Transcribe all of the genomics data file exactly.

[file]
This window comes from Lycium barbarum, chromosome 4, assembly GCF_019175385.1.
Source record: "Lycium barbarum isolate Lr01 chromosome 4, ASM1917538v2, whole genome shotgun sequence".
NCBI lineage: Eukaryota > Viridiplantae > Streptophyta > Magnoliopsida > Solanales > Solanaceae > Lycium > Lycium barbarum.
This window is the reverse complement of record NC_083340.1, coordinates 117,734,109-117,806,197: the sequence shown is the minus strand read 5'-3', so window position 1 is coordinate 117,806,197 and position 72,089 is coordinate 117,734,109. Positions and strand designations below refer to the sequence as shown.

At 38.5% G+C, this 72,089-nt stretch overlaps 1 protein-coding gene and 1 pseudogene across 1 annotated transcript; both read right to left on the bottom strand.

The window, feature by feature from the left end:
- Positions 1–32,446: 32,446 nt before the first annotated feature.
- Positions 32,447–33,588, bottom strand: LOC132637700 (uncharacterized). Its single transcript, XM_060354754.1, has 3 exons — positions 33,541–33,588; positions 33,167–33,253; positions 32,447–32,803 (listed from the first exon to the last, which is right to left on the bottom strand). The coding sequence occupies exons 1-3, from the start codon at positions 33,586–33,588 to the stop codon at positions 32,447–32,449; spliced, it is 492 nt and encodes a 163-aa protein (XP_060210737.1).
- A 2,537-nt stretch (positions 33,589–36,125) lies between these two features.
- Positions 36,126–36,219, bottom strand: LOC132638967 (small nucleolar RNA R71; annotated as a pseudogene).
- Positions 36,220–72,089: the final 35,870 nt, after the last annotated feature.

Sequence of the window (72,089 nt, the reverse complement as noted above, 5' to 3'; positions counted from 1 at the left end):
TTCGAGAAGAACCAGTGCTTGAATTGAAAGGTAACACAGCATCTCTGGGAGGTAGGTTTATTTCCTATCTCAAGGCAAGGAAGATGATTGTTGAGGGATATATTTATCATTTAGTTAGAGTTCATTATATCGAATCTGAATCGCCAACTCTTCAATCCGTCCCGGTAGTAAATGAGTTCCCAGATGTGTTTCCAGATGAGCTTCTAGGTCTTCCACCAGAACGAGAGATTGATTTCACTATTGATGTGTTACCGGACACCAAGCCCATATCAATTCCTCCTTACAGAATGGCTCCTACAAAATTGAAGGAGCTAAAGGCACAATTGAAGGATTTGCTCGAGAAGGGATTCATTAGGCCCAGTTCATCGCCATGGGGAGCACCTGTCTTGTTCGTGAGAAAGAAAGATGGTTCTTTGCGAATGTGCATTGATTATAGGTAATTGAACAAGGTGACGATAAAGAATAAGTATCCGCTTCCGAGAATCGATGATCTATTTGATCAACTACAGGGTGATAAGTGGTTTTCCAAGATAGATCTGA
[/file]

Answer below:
This window comes from Lycium barbarum, chromosome 4, assembly GCF_019175385.1.
Source record: "Lycium barbarum isolate Lr01 chromosome 4, ASM1917538v2, whole genome shotgun sequence".
NCBI lineage: Eukaryota > Viridiplantae > Streptophyta > Magnoliopsida > Solanales > Solanaceae > Lycium > Lycium barbarum.
This window is the reverse complement of record NC_083340.1, coordinates 117,734,109-117,806,197: the sequence shown is the minus strand read 5'-3', so window position 1 is coordinate 117,806,197 and position 72,089 is coordinate 117,734,109. Positions and strand designations below refer to the sequence as shown.

At 38.5% G+C, this 72,089-nt stretch overlaps 1 protein-coding gene and 1 pseudogene across 1 annotated transcript; both read right to left on the bottom strand.

The window, feature by feature from the left end:
- Positions 1–32,446: 32,446 nt before the first annotated feature.
- Positions 32,447–33,588, bottom strand: LOC132637700 (uncharacterized). Its single transcript, XM_060354754.1, has 3 exons — positions 33,541–33,588; positions 33,167–33,253; positions 32,447–32,803 (listed from the first exon to the last, which is right to left on the bottom strand). The coding sequence occupies exons 1-3, from the start codon at positions 33,586–33,588 to the stop codon at positions 32,447–32,449; spliced, it is 492 nt and encodes a 163-aa protein (XP_060210737.1).
- A 2,537-nt stretch (positions 33,589–36,125) lies between these two features.
- Positions 36,126–36,219, bottom strand: LOC132638967 (small nucleolar RNA R71; annotated as a pseudogene).
- Positions 36,220–72,089: the final 35,870 nt, after the last annotated feature.

Sequence of the window (72,089 nt, the reverse complement as noted above, 5' to 3'; positions counted from 1 at the left end):
TTCGAGAAGAACCAGTGCTTGAATTGAAAGGTAACACAGCATCTCTGGGAGGTAGGTTTATTTCCTATCTCAAGGCAAGGAAGATGATTGTTGAGGGATATATTTATCATTTAGTTAGAGTTCATTATATCGAATCTGAATCGCCAACTCTTCAATCCGTCCCGGTAGTAAATGAGTTCCCAGATGTGTTTCCAGATGAGCTTCTAGGTCTTCCACCAGAACGAGAGATTGATTTCACTATTGATGTGTTACCGGACACCAAGCCCATATCAATTCCTCCTTACAGAATGGCTCCTACAAAATTGAAGGAGCTAAAGGCACAATTGAAGGATTTGCTCGAGAAGGGATTCATTAGGCCCAGTTCATCGCCATGGGGAGCACCTGTCTTGTTCGTGAGAAAGAAAGATGGTTCTTTGCGAATGTGCATTGATTATAGGTAATTGAACAAGGTGACGATAAAGAATAAGTATCCGCTTCCGAGAATCGATGATCTATTTGATCAACTACAGGGTGATAAGTGGTTTTCCAAGATAGATCTGA